"Reon and I only invest in companies that we really believe in and the Balex automatic boat loader is simply far too good to be allowed to fail."
Gait International is affiliated with Tauranga-based Gait Trading Co, which was set up by the Given family in 1989 as a wholesaler of residential locks and latches to the building sector.
It will continue to supply the boat loader to New Zealand and Australian boat manufacturers and marine dealers, and that the new entity is close to finalising a deal with a European distributor.
To quote 'Sailing Prof' Mark Orams from is article in the NZHerald today, "Team NZ will likely be holding back some "kit" - but all teams are limited in new equipment. They are only permitted a total of four foils (and two matching spares). The main wing, hulls and the jibs (small triangular front sail) are identical on all boats.
Rudders, fairings and the "aero-package" offer potential for change. Aerodynamic and hydrodynamic drag is a big deal, so additional fairings or configurations to reduce drag could be an option, he wrote."
So what is aerodynamic and hydrodynamic drag? Thats not a question that this writer can answer so a quick Google search came up with:
The aerodynamic or hydrodynamic lift is a force perpendicular to the movement of the fluid. It is created by the suction in a negative pressure zone, formed on top of the profile designed for this purpose. It depends on the displaced mass of fluid. - http://www.mecaflux.com/en/portance.htm - for the full article
Aerodynamic/Hydrodynamic Drag - A Unit: Dynamics (Forces) & GravitationUnderstand and correctly use the term “drag” when it refers to an object that is slowed down by a fluid.
By the way the Google search threw up 317,000 results so within there should be enough tinformation to answer most questions on how the present lot of America Cup AC50's work. Or just ask any sailor that you sppot hanging around the Team New Zealand shed on the waterfront; there must be some left on home duties.
Balex Marine, the automatic boat loader maker, has been washed away after the high cost of manufacturing and slow sales saw the Tauranga-based company burn through the crowdfunded $330,000 it raised last October.
BDO's Kenneth Brown and Paul Manning were appointed liquidators of Balex and sister company Suelex on May 1 after events conspired to drain the companies coffers without an immediate lifeline. Balex raised $330,000 through 80 investments via equity crowdfunder Snowball Effect in October, just above its minimum target. However, Brown and Manning's first report says that was $700,000 below target, leaving it in a tight cash position until the end of March 2017 and prompting Balex's board to search for a new investor willing to inject between $2 million and $5 million.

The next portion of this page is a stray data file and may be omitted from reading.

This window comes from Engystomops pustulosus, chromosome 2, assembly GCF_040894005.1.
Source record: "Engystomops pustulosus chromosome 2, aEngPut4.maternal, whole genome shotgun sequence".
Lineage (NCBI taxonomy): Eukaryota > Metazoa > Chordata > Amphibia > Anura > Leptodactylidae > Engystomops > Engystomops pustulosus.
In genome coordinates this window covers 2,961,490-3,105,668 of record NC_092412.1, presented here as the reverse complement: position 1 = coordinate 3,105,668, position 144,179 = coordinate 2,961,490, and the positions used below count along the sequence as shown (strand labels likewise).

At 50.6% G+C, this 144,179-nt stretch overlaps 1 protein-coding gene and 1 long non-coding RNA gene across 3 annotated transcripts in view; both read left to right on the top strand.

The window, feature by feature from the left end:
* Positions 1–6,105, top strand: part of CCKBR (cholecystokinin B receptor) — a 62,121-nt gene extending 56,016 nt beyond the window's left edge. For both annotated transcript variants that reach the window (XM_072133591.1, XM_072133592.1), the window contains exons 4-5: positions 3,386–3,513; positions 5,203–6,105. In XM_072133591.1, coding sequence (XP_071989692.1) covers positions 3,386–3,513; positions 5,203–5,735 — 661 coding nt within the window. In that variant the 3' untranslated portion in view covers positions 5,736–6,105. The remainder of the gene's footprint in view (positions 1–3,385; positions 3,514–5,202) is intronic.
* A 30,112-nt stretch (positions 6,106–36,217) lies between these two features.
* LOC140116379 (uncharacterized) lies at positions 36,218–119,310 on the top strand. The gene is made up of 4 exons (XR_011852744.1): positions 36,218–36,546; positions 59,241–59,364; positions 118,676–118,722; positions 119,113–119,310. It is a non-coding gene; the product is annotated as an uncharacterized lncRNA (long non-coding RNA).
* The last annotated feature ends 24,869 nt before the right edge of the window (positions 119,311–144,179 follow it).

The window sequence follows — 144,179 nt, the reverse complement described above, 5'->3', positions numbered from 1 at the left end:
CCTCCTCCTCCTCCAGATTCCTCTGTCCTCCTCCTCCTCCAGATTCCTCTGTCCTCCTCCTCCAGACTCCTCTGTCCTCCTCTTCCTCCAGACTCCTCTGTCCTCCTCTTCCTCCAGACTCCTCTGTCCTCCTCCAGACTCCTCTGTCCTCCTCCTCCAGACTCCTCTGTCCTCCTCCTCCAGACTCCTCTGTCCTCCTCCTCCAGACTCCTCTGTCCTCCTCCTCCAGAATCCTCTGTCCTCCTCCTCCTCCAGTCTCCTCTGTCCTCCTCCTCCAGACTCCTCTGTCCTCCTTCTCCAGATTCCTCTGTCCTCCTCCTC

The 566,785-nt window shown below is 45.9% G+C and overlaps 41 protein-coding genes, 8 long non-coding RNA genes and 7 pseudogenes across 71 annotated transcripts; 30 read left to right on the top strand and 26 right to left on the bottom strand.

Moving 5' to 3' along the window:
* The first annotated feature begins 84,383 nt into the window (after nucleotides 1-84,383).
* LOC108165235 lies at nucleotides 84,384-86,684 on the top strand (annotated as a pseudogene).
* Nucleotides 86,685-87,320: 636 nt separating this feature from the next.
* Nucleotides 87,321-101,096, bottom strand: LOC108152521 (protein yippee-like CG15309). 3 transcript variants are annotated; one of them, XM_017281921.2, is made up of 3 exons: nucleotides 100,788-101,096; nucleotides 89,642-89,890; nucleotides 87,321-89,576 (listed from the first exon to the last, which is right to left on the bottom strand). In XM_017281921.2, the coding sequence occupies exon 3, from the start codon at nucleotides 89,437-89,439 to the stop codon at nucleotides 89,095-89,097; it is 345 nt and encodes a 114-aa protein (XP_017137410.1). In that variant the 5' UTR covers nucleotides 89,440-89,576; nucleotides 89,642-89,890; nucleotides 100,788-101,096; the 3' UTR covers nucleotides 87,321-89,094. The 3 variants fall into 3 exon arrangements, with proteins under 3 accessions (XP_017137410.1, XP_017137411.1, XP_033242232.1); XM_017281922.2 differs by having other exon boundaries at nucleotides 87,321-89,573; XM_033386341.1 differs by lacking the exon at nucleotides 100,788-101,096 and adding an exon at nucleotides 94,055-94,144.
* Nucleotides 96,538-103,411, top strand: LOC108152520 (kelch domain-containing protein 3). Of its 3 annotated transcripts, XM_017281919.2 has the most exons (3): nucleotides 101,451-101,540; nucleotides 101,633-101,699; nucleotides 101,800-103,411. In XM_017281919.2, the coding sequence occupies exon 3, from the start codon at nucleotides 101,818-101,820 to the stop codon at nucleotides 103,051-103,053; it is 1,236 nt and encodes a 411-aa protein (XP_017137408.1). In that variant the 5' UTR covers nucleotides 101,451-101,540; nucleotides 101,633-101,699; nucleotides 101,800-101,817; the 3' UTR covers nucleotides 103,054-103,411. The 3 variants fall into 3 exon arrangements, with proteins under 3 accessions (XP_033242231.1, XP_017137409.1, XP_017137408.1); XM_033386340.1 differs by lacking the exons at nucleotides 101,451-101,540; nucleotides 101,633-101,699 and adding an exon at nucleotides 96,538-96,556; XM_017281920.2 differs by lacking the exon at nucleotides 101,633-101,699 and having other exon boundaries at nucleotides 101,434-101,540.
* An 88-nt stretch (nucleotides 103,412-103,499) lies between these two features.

The failure is the first by a company that's used Snowball's platform to raise funds, and while Snowball chief executive Simeon Burnett says it was surprising and disappointing how quickly liquidators were appointed after the capital raising, there were a number of "good reference points" such as the shareholdings of directors and management and the company's earlier funding rounds.
"Is there anything we would have done differently? Probably not," Burnett said. "Directors are responsible for the information they put out. The reference points were there and we got to the point of comfort and were clearly there for a number of investors as well."
Balex's local sales of its boat loader started in March 2016, six months later than scheduled due to design and manufacturing problems, and it later branched out into Australia, the UK and Europe and had planned to push into North Amerca this year.
Before hitting up the crowd, Balex had already raised $2.2 million since it was set up in 2013, with research, development and manufacturing needing "significant capital investment", the liquidators said. Its tight cash position got even worse through the tail end of last year with poor sales in New Zealand and Australia, the cancellation of a $180,000 order from a new Korean distributor, delays in European sales after the UK's vote to quit the European Union and limited opportunities to cut production costs in the foreseeable future.
The liquidators said Balex was spending about $100,000 a month, couldn't extend its funding line with Kiwibank and had no leads for a new investor by late January this year.
At that stage, the directors looked for a buyer of the business after seeking advice on the firm's financial position, and while there were a number of interested parties who got in touch, a deal hadn't been done by late April and the directors recommended a voluntary liquidation.
"The liquidators intend to advertise the business for sale and contact previously interested parties with the hope the business might sell and continue to market the product it has development," the report said. Due to the previous level of interest, the liquidators are hopeful a sale will be achieved."
BDO's Manning said the buyer interest had come from both domestic and international parties.
Balex's shareholders include managing director Paul Symes, Tauranga-based investor group Enterprise Angels, the New Zealand Venture Investment Fund's Seed Capital Investment Fund, and Auckland investors Ice Angels.
The liquidators didn't disclose the total amount owing or the value of group's assets. Balex had 28 creditors as at May 1. Suelex, which held the intellectual property, had two creditors. Of those, there were five secured creditors including Kiwibank. Callaghan Innovation had previously provided Balex a research grant and wasn't among the company's creditors.